They are the Line Items That Won’t Die.
In recent years, leaders in both parties — including, in some cases, presidents from both parties — have singled out these four programs, worth a total of about $337 million, to either be eliminated or lose millions in funding. But they have survived, again and again, thanks to powerful lobbies or high-placed patrons in Congress. Even this year, after Congress cut $38 billion from the budget, they live on.
Now, in the lull before the next budget battle, watchdog groups say these often-criticized programs show the difficulty of the task ahead.
“This is why Ronald Reagan said that a government program is the closest thing to eternal life that we’ve ever seen on Earth,” said Brian Riedl of the conservative Heritage Foundation. “If lawmakers can’t cut programs that cost a few million, how are they going to cut deficits that are going to be in the trillions?”
Among the survivors this year was the East-West Center, a Honolulu nonprofit that has long been one of the budget’s great immortals.
The center runs exchange programs for U.S. and Asian journalists and young professionals, conducts research and offers scholarships to study at the University of Hawaii. For 2010, President Obama’s budget proposed reducing its federal funding from $21 million to $12 million, arguing that this would encourage the center to seek other sources for money.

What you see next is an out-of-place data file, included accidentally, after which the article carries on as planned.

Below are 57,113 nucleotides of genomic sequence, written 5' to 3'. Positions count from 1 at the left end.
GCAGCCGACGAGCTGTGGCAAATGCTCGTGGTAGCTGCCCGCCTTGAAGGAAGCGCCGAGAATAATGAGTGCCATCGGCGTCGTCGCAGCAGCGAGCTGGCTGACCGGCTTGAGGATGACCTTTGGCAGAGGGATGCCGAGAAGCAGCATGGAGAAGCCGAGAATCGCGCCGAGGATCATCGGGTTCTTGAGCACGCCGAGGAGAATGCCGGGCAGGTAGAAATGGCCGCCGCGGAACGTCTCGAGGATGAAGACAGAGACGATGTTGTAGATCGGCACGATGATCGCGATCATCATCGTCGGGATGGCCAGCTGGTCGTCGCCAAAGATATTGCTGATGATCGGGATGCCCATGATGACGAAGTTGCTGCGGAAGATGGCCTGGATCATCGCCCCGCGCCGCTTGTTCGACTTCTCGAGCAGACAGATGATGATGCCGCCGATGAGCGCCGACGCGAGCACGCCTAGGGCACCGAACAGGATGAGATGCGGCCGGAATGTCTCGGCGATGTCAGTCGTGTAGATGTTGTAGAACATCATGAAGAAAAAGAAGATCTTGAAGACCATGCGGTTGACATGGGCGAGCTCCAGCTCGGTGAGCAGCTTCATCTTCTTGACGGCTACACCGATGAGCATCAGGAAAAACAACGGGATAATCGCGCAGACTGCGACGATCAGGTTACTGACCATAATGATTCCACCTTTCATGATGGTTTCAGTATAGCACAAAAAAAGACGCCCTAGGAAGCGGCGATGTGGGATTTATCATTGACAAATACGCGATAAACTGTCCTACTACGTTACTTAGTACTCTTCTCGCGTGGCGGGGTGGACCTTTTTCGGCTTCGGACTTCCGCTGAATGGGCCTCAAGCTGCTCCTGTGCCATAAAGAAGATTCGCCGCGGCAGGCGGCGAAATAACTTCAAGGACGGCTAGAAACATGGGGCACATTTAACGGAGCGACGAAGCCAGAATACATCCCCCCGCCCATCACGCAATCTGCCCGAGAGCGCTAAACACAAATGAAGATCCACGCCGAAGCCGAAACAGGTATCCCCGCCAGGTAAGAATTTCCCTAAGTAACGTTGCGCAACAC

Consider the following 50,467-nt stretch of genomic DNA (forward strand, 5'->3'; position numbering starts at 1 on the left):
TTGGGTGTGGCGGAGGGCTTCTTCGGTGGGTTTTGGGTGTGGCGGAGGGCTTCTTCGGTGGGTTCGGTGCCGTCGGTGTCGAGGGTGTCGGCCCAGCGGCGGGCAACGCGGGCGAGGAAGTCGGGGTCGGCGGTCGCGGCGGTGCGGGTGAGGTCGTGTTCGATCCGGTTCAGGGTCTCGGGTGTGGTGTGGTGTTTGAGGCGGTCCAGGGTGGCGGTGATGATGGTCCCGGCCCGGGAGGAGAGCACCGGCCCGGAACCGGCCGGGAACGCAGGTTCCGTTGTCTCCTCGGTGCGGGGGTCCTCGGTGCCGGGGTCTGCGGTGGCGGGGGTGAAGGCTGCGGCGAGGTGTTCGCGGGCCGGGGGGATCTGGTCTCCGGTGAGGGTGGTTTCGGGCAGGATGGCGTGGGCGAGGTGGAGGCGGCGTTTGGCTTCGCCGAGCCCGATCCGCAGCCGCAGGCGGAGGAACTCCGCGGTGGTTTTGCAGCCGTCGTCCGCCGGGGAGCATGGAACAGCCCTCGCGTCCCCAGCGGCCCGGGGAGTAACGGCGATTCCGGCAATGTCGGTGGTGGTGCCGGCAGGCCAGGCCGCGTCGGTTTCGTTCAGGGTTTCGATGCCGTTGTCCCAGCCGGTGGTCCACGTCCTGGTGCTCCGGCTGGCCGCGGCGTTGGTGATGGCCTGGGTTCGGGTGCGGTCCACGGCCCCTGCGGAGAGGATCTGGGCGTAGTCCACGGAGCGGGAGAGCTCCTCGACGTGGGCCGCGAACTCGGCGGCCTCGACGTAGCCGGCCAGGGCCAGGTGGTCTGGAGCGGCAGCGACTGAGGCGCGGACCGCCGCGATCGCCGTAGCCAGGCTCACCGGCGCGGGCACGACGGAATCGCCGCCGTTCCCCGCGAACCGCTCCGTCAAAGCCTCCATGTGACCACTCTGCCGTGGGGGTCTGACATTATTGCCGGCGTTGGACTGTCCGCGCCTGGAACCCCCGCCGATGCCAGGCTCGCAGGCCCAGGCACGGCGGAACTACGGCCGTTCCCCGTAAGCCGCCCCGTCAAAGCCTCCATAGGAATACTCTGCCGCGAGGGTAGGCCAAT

That went nowhere.
The center has a powerful ally in Congress: Sen. Daniel K. Inouye (D-Hawaii), the chairman of the Senate Appropriations Committee. Instead of shrinking by millions, the center’s subsidy went up by $2 million.
This year, the Republican-controlled House tried again. In February, it voted to strip $10.7 million, half the center’s budget.
Once again, the center mainly escaped the ax. After the House and Senate worked out a final deal, its budget had fallen by about $2 million — basically losing the money it had picked up a year earlier.
The center now also has a direct tie to Obama, whose half-sister, Maya Soetero-Ng, was hired about a year ago to work as a part-time educator. Her work is paid for by private funds.
An administration official said the White House has not pushed for the center’s budget to be cut this year, saying it is focused on disputes over bigger-ticket items. The White House said Soetero-Ng’s connection had nothing to do with this.
A spokesman for Inouye said only that the senator “has been a strong supporter of the East-West Center since its inception.”
“This is the year we thought it would change. It’s the same-old, same-old in the Senate, financial crisis or not,” said Rep. Edward R. Royce (R-Calif.), who supported the amendment to reduce the center’s funding. “For every dollar we spend on this talk-shop, we borrow another 42 cents.”